"The U.S. is in the midst of an energy transformation. Technologies that free fossil-fuel reserves, once trapped in shale, have radically shrunk natural gas imports. By 2020, the nation is expected to produce more gas than it needs. As the country approaches this milestone, it faces a question long asked in other countries with abundant energy resources: How much should we use at home and how much should we sell abroad?"
"Some chemical companies and other industrial natural gas consumers worry that large amounts of exports, in the form of liquefied natural gas (LNG), will raise domestic prices, hike manufacturing costs, and undercut their international competitiveness. They would like to see the Department of Energy slow projects planned by energy companies to export natural gas.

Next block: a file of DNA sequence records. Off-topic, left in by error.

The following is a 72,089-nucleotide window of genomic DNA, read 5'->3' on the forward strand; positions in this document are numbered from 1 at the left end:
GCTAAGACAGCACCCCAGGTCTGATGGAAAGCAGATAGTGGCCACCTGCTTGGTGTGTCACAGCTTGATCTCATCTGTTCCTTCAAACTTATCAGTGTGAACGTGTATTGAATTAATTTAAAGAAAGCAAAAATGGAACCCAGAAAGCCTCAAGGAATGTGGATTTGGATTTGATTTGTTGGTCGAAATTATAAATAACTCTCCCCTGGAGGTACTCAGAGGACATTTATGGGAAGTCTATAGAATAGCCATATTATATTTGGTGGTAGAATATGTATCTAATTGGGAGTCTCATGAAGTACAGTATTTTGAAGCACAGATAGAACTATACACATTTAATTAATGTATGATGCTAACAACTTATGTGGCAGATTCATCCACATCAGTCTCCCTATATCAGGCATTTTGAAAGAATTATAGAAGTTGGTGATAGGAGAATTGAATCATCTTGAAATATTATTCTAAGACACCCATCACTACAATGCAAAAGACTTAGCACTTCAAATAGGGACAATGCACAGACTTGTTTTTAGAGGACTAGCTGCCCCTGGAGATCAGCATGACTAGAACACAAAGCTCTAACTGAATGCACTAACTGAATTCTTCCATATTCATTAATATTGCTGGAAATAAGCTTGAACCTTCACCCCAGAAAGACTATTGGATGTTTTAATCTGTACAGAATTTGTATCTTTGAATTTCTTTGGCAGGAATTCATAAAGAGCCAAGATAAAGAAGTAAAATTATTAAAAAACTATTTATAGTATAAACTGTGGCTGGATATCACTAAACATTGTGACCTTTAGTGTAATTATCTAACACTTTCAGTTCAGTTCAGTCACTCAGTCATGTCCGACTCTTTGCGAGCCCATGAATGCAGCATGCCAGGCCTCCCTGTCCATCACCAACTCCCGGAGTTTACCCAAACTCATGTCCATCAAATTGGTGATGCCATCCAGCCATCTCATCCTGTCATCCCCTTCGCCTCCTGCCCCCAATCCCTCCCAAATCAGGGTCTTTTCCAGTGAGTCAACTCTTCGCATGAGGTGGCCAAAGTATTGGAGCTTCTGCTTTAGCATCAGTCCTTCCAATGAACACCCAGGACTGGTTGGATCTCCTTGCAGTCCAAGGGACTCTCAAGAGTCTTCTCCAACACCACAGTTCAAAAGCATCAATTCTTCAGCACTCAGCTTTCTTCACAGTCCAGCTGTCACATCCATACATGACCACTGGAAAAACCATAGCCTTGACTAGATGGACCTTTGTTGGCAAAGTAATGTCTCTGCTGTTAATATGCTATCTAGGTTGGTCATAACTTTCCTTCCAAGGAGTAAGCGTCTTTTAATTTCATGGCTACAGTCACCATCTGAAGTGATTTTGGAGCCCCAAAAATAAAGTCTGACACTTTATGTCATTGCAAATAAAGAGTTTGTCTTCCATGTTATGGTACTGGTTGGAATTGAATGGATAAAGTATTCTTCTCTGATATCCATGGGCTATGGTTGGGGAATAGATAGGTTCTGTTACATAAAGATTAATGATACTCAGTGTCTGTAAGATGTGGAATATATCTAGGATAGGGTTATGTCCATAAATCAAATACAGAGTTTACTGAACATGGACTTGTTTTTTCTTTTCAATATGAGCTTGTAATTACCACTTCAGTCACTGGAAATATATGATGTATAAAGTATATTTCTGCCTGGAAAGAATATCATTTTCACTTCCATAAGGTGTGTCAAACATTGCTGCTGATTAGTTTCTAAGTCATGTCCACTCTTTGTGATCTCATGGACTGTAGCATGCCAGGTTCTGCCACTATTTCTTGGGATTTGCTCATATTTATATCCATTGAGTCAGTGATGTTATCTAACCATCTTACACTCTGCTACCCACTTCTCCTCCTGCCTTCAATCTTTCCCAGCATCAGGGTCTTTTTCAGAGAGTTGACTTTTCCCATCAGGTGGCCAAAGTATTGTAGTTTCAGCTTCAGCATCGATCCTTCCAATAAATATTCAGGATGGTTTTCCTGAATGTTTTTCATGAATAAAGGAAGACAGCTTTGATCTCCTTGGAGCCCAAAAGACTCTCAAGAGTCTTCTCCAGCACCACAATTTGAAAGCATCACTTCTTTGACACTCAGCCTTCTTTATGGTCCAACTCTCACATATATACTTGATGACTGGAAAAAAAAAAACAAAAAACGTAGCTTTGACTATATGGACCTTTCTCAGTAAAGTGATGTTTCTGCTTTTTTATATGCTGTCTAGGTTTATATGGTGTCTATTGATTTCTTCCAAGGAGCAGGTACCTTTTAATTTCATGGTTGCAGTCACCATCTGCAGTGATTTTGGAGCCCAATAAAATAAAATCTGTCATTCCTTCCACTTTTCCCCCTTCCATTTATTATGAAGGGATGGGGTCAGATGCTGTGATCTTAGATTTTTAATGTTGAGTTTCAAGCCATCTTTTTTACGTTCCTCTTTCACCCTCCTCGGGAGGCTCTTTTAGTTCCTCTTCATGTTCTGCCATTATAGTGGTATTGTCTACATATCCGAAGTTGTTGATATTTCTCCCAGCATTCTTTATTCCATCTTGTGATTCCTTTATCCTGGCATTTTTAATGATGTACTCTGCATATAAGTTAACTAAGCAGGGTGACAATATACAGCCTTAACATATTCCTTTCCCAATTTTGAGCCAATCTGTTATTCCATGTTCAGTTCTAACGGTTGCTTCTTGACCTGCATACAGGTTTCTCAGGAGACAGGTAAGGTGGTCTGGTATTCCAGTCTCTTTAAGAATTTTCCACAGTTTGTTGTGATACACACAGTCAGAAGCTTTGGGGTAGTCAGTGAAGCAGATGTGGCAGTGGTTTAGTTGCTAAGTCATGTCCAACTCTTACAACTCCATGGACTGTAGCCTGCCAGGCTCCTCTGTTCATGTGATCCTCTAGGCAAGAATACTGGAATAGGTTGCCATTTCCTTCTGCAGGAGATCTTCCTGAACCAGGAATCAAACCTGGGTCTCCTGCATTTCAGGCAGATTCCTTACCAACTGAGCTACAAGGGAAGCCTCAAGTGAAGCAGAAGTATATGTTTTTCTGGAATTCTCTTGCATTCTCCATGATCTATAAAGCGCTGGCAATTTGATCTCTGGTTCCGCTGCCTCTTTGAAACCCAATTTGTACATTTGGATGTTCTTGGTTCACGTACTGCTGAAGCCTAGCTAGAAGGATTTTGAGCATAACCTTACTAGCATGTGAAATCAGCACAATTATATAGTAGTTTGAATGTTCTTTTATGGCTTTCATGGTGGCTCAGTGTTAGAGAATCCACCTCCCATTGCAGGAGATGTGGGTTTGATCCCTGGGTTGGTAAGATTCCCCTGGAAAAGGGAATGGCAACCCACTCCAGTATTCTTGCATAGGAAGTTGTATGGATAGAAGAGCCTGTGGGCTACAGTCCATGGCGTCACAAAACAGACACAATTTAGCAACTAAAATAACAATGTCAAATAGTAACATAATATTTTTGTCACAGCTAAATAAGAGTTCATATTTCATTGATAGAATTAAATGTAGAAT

Oil and gas companies, on the other hand, say exports will have little impact on domestic prices. They are pushing for more than 15 new shipping terminals, sufficient to send a full third of current domestic LNG consumption around the world. They believe free LNG trade will benefit the U.S. economy and foster job creation."